The Drug Report

Facts about what can go wrong when people use drugs

  • The Best Drug Info Ever?

    A big part of my inspiration for The Drug Report was Beth Pearce's amazing film, VOICE OF THE VICTIMS: TRUE STORIES OF ECSTASY AND KETAMINE. The film simply lets the victims of drug tragedies tell their stories. It's real life, it's undeniable, and it's incredibly powerful. I'm sure Beth has saved many, many lives, and it is my hope that this blog will do so as well. To learn more about her film, go to Voice Of The Victims.


    A friend of mine likes to say, "You're entitled to your own opinion, but not your own facts."

    When it comes to drugs, there are lots of opinions out there: Some think drugs are safe and fun, some think they're dangerous and frightening, and many think everything in between.

    But facts are facts, and when someone dies from drugs, or someone is murdered by a person who is on drugs, or is raped by someone who has given them drugs, that's just a fact. Drug users who actively promote drug use rail against these facts, and I expect they'll be commenting regularly on The Drug Report. But they can't change the facts.

Ecstasy and Hypothermia

Posted by Childress on June 2, 2006

OK, this is a bit of a tough read, but it's important Ecstasy news from a new study released by the National Institutes of Health.  It starts with this eye-catching, if complex, statement:

"Hyperthermia is a potentially fatal manifestation of severe 3,4-methylenedioxymethamphetamine (MDMA, Ecstasy) intoxication," physicians in the United States explained.

"No proven effective drug treatment exists to reverse this potentially life-threatening hyperthermia, likely because mechanisms of peripheral thermogenesis are poorly understood," noted J.E. Sprague and colleagues at the National Heart, Lung, and Blood Institute.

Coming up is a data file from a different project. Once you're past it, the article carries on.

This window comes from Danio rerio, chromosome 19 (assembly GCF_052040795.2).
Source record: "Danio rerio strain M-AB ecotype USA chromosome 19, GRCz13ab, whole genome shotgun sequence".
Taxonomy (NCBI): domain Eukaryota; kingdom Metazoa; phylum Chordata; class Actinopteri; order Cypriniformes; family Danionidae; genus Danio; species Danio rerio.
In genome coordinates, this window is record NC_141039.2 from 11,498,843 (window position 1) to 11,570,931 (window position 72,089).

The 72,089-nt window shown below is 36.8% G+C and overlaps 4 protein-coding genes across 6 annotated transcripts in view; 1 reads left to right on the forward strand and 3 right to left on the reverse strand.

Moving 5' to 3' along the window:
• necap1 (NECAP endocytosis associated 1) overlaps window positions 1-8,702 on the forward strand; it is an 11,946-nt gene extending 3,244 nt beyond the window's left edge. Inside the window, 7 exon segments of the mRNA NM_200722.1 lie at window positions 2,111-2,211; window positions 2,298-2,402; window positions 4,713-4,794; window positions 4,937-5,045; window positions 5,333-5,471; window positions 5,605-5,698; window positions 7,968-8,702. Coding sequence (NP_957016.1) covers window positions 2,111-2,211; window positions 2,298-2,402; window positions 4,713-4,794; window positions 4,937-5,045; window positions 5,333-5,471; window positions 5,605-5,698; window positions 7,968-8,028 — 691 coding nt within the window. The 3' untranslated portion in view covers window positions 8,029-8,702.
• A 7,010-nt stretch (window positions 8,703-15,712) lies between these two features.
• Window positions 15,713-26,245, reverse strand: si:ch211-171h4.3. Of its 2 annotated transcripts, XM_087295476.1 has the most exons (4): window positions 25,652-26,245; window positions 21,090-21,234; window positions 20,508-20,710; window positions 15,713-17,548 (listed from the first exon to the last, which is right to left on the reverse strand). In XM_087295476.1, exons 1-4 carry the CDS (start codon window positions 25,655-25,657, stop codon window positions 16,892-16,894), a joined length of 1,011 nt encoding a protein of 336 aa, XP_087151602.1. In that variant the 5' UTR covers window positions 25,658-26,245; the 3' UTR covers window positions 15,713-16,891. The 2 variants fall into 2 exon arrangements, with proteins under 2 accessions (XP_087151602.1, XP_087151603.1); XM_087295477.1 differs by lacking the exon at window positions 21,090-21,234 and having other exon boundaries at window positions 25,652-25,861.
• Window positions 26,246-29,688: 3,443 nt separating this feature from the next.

That's the sad truth, played out in emergency rooms around the world.

On to Sprague's lab rats:

"Four hours after MDMA treatment, blood was drawn … MDMA induced a 35-fold increase in norepinephrine levels, a 20-fold increase in epinephrine, and a 2.4-fold increase in dopamine levels."  

Ecstasy hard at work.  Sprague and his collegues found that giving the rats carvedilol one hour after ecstasy reversed these hypothermic effects. 

Of course, Ecstasy users who are in distress generally don't get anywhere near a hospital within an hour of taking Ecstasy.  Still, if methods can be found to save people who are near death from Ecstasy use, it will be great news.

One Response to “Ecstasy and Hypothermia”

  1. Dodgy said

    I know this is an old post but it still may appear in searches so I thought it worth pointing out that the title is wrong.

    ‘Hyperthermia’ is condition where the body overheats and ‘Hypo’thermia is th other extreme.

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